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UNC Basketball: Bench Press

In a Sweet Sixteen match-up between two blue bloods, who holds the advantage on the bench?

NCAA Basketball: NCAA Tournament Second Round-North Carolina vs Baylor Chris Jones-USA TODAY Sports

When UCLA and UNC meet in Philadelphia this Friday night, recent statistics indicate that both the Bruins and Tar Heels will rely on their starters to provide the majority of points.

UCLA has used more bench players for more minutes than Carolina; they have employed four main subs for a total of 78 minutes. UNC only contributed non-Biscuit minutes to three subs for 68 minutes. But Carolina’s production from its subs has been substantially better: Dontrez Styles, Puff Johnson, and Justin McKoy have chipped in 30 points in the first two rounds, compared to nine points for UCLA’s subs. Bleh.

Hubert Davis has really solidified his Iron Five, which is quickly growing into Tar Heel lore, culminating in their zero-sub second half at Cameron Indoor Stadium for the Duke win. Clearly, UNC’s starters are able to handle the workload, but unexpected departures, such as foul outs or bullshit flagrants need to be accounted for. Having Dontrez Styles emerge as a competent contributor off the bench is a welcome development. The freshman was the first sub called into both NCAA Tournament games and has played the heaviest minutes.

It looked towards the end of the regular season that Puff Johnson would be that guy, especially after his thrilling 16-point, five-rebound performance at NC State. Puff’s three-point shooting and length allowed him to score at multiple levels. But Dontrez Styles has shown that his explosive athleticism and thicker build allows him to better compete on defense and on the glass, and he is stronger taking the ball to the rim than Puff.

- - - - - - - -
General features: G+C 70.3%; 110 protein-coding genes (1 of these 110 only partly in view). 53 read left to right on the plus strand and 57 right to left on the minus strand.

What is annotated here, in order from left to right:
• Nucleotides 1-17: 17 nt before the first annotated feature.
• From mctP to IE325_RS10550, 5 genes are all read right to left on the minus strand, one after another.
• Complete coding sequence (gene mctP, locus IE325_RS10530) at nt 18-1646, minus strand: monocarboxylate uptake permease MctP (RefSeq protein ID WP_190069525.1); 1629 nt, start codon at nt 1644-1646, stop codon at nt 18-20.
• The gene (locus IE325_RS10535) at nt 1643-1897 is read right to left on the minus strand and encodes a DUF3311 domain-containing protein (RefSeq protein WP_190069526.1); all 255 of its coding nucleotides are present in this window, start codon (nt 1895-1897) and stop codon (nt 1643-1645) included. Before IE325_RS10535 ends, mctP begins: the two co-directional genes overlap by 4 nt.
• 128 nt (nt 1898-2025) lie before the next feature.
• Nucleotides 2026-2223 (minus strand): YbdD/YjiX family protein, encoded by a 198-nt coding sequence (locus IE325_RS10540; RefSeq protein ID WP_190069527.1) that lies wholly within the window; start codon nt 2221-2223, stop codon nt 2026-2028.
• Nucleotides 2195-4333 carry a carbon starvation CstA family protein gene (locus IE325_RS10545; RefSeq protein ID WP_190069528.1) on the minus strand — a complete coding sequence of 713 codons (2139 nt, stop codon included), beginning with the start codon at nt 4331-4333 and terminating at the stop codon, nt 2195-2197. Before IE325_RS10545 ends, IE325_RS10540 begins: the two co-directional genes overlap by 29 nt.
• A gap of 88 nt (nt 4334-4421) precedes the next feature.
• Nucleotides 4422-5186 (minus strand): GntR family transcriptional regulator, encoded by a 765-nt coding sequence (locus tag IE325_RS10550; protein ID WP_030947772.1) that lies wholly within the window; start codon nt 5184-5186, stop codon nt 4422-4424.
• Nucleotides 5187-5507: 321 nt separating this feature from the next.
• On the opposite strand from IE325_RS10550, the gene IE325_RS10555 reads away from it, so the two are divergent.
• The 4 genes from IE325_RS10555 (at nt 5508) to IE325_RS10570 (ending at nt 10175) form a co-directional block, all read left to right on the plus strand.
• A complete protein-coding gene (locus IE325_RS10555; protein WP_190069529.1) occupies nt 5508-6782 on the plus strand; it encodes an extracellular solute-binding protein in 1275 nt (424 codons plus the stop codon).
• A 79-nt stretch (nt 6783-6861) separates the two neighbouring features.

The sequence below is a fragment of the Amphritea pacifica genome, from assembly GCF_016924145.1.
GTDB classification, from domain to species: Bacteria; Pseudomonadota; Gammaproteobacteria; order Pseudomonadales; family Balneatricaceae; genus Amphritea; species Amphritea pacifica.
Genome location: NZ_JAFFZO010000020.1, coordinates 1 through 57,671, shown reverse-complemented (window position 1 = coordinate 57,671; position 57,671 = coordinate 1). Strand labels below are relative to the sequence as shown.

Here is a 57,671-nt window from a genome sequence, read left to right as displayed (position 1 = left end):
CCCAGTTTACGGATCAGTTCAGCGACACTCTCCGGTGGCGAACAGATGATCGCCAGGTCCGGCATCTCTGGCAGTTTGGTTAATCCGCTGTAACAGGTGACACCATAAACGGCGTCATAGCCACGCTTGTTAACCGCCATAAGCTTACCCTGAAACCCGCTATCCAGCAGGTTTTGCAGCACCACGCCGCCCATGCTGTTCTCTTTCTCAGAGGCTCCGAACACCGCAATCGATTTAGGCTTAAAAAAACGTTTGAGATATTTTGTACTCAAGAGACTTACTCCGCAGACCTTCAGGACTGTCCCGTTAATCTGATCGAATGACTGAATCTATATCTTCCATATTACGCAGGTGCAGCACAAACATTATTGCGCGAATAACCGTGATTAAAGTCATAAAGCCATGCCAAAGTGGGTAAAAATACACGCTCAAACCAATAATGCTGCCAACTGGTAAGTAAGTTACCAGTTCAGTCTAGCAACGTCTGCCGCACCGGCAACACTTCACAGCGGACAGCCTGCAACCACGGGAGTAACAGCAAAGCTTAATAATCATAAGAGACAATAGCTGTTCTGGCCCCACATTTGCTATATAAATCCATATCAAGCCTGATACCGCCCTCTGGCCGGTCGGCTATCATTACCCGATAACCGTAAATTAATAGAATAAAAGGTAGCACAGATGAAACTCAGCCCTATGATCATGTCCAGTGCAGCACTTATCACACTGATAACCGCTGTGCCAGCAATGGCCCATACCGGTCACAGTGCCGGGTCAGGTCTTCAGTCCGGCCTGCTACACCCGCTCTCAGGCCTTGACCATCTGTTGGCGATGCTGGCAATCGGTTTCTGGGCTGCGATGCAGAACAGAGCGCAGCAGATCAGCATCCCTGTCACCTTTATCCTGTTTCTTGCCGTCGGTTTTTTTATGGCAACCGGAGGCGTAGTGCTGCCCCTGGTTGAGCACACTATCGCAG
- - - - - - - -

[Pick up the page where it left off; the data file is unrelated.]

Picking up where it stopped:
UCLA’s four main subs have been Jaylen Clark (6’5” guard), Myles Johnson (6’10” center), Peyton Watson (6’8” wing), and David Singleton (6’4” guard). That quartet has size and variety, although so far against Akron and St. Mary’s, only two of them have scored—Watson scored 5 points against Akron and two against St. Mary’s, while Clark had two points against the Gaels. Myles Johnson appears to be a lummox, netting one block and three fouls in nine minutes of action against the Zips. He does not appear to be someone who can be trusted to cover Armando Bacot for long stretches.

UNC and UCLA should be fairly evenly matched with regard to their starting line-ups and bench, especially since RJ Davis won’t suffer a huge size difference against 5’11” point guard Tyger Campbell. A lot will ride on the availability of Jaime Jaquez. If he’s out and UCLA has to plug in one of their main subs, the production difference is not so much a dip as it is a canyon. Jaquez is like a single mother for the Bruins: he provides everything. Take a look at his stats against Akron, when he played 37 minutes: 15 points, nine rebounds, six assists (against one turnover), two steals, and one block. Sheesh.

If Leaky Black can cover Johnny Juzang instead of Jaquez, it frees up Carolina significantly on the defensive end. UCLA simply does not have a like-for-like replacement on their bench. We do wish for long-term health and sustained success for Jaquez. If that means resting his ankle in preparation for his professional career, so be it.